Janna Allen Hines
Advocate, Wife, Thought Partner, Friend
Janna Hines’ experience in Inclusion, Diversity, Equity and Accessibility (IDEA) is rooted in her desire to create holistic and accountable approaches to advancing equity and she brings that to her Consultant role at Be Equitable. She has more than eight years of experience managing IDEA strategy development and implementation, programs, and community engagement, and more than nine years of experience delivering IDEA keynotes and training. Prior to her time at Be Equitable, she provided strategic guidance on IDEA data and initiatives to healthcare executives in an effort to create more equitable outcomes for patients of various backgrounds. She received a BA in Social Work and is a CQ® Certified Facilitator in Unconscious Bias and Cultural Intelligence. Janna is also speaker on racial justice and faith through her consultancy “Of Hope & Hunger.” She creates original video and written content specifically on the intersections of Christianity and civil rights movements.
Who were your role models growing up? How do you think that’s impacted your life now?
My parents. I tried to emulate my mother’s wisdom, love of knowledge, and the tenacity and my father’s boldness, oratory skills and his ability to tactfully speak truth to power. They’ve both impacted my life by modeling all that’s required to live a life based on faith, love, and service.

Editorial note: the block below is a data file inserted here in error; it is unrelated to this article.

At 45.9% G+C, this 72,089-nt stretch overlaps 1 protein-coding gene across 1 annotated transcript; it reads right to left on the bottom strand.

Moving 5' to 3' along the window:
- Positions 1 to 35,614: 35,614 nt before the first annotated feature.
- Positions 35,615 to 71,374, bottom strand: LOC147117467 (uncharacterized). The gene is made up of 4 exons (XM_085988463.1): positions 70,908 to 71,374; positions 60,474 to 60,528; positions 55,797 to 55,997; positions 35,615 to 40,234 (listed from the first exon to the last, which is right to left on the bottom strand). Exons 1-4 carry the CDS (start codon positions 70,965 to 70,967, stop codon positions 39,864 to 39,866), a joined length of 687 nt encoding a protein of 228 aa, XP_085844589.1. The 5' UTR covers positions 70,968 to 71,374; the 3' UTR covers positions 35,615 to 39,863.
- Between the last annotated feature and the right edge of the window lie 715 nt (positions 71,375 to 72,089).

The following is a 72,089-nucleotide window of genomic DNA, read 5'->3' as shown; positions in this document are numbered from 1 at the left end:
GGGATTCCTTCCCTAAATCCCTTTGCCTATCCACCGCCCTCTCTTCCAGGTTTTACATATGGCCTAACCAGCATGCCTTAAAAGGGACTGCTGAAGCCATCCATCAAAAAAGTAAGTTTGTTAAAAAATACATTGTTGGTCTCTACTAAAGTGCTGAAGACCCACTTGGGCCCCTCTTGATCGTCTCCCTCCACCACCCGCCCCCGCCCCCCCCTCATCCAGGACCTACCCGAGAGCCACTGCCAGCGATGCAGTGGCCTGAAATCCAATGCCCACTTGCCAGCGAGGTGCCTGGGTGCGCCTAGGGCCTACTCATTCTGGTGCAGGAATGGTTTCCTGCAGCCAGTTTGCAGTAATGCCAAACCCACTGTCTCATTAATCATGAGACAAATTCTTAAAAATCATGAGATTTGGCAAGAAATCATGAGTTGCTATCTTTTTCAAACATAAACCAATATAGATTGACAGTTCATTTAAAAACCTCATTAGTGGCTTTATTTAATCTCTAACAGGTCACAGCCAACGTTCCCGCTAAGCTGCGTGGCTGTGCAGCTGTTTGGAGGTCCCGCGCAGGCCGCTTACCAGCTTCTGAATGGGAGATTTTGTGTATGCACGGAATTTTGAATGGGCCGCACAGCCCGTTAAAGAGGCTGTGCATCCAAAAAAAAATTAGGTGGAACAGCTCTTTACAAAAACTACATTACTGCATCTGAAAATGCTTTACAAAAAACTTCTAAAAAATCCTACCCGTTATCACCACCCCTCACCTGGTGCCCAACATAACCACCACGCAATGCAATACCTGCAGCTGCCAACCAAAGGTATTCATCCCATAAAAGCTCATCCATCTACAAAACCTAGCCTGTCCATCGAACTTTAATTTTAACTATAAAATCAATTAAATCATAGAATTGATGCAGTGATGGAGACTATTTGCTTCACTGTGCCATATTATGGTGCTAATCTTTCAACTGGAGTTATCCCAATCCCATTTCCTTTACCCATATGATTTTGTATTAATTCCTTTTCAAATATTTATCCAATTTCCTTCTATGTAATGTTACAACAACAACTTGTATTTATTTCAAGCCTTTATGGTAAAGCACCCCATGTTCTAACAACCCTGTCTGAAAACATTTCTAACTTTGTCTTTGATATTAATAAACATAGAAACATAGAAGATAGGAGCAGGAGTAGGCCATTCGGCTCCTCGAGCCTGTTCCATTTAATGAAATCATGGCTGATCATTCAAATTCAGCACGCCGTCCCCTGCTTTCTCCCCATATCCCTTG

What belief took you the longest to unlearn?
The idea that niceness would save me. However, no matter how nice, quiet, and composed I was when engaging in justice conversations, there were still individuals who misunderstood, criticized and opposed me. I learned that in advancing IDEA I cannot shrink or shapeshift who I am to accommodate others’ perceptions of me.
Do you think people can really change?
I think people can change if they’re humble. Letting go of long-held beliefs and behaviors is scary, vulnerable work. The growth, community, and integrity I’ve experienced after making those changes are worth every discomfort. Changing for the sake of justice and inclusion is worth it.